Area residents were invited to gather at the Quakertown Historical Society on August 12 to share their memories of Meyers' Family Restaurant, which shut its doors in December 2003.Joseph A. Meyers opened the restaurant back in 1950 on Route 309, just north of Quakertown. Ownership of the restaurant passed to his sons, Jerry and Joe, when Joseph passed away in 1987.
Jerry Meyers was present at the Historical Society to share his experience of running the family business. "It's nice to know people still remember it," said Meyers, although he confessed that the final years of running Meyers' had taken their toll. "For the last five years or so, the restaurant was so hard mentally on me and everybody involved," admitted Meyers. "I miss the people and I miss the operation, but it just got too far ahead of us. We just couldn't do it anymore."
Despite the stressful last few years of the restaurant's existence, Meyers wanted to be fair to his employees and his vendors. Even though he owed money to the IRS, Meyers was determined to pay the money he owed to the people who worked for him before he paid his back taxes. "We kind of worked ourselves through that," said Meyers, "but it was really hard. The sad thing is that Meyers' restaurant doesn't exist anymore, but the good thing is that we were able to pay everybody in the end. That was our goal."
The most heartbreaking experience Meyers had while closing the restaurant was the auctioning off of much of the business's equipment and memorabilia. "I think I went over there that morning to the auction to make sure everything was set up and then I left," said Meyers. "I just didn't want to be around. That was one of the saddest things to see everything go."
While the evening at the Historical Society was tinged with sadness over a lost landmark, Meyers was able to lighten things up a bit with some funny and inspiring stories about the restaurant.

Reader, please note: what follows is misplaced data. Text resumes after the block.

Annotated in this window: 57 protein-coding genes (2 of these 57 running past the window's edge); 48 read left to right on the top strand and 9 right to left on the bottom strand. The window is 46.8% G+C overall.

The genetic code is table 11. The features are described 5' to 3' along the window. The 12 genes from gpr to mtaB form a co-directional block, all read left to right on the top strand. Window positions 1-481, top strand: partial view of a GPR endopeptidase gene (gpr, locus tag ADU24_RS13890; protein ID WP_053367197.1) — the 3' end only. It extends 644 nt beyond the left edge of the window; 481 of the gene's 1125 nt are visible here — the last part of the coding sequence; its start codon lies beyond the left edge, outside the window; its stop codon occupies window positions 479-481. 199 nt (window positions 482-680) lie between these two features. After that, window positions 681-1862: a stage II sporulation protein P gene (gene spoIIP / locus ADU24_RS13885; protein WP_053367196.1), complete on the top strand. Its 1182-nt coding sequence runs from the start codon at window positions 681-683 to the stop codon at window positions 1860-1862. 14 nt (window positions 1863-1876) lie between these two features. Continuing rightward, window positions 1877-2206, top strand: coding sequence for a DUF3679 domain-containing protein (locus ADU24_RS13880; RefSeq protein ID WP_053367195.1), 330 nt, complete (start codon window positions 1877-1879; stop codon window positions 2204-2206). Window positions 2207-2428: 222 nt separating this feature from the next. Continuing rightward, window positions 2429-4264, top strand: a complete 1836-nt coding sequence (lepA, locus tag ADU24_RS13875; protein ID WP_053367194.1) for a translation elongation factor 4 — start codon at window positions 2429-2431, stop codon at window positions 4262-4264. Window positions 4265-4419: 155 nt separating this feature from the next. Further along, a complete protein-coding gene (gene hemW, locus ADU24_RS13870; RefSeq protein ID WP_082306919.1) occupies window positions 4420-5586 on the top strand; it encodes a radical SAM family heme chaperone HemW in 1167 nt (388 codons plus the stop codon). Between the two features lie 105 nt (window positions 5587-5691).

Meyers recalled that when he was a child his family lived in an apartment above the restaurant. "We also used to have a banquet room upstairs," said Meyers, "but they had to walk through our house to get to the banquet room. So while we were there watching TV these people would come walking through the hallway.
"You could never get away with that today," laughed Meyers.
Another story involved the incident of a tractor-trailer that crashed into the front of the restaurant early one morning in January 2003. Fortunately, no one was in the restaurant at the time. Meyers received a call about the accident and when he arrived at the scene there seemed to be at least three fire companies gathered there. Meyers said there were so many flashing lights that "it looked like a carnival."
"We had a banquet that night with one of the fire companies," continued Meyers. "So one of the firemen came up to me and asked, 'Are we going to have our banquet?' and I said, 'Yes.'" Meyers and his staff were inspired to make sure the fire company would get their dinner. "We worked like crazy," he said. "We took plywood and took off the front porch. At that point the dust was just all over the place. But we worked all day and we opened back up at 6 p.m. just in time for the banquet."
Many former customers and a few former Meyers' employees shared their own memories of the restaurant. Among the favorite things discussed were the dinner theaters, the wine tasting, the Pennsylvania Dutch cuisine, the Soup and Apple Dumpling Tuesdays and the Clean Plate Club for kids. One of the things most discussed was how much everybody loved Meyers' bakeshop and how many people missed not being able to order their holiday pies from Meyers' anymore. The week of Thanksgiving was the busiest time for the bakeshop, according to Meyers. "We would start baking on Monday, around the clock, never going home until Thursday," he said. "As soon as we pulled pies out of the oven we put fresh ones in."
A special treat for the evening was a videotape recorded by the Historical Society of Meyers' Restaurant on the last day it was open to the public. The tape featured images of the restaurant from Route 309, as well as many interior views of the business, showcasing the banquet hall, the dining room, the busy kitchen and the popular bakeshop.
"We do our best to save the vanishing landscape," said Nancy Roberts of the Historical Society on the importance of archiving Quakertown's lost treasures. "I miss the family restaurant. It's great to still be able to see the old things that were once here."
Eric Asaris is a freelance writer for The Free Press. He can be reached at firstname.lastname@example.org.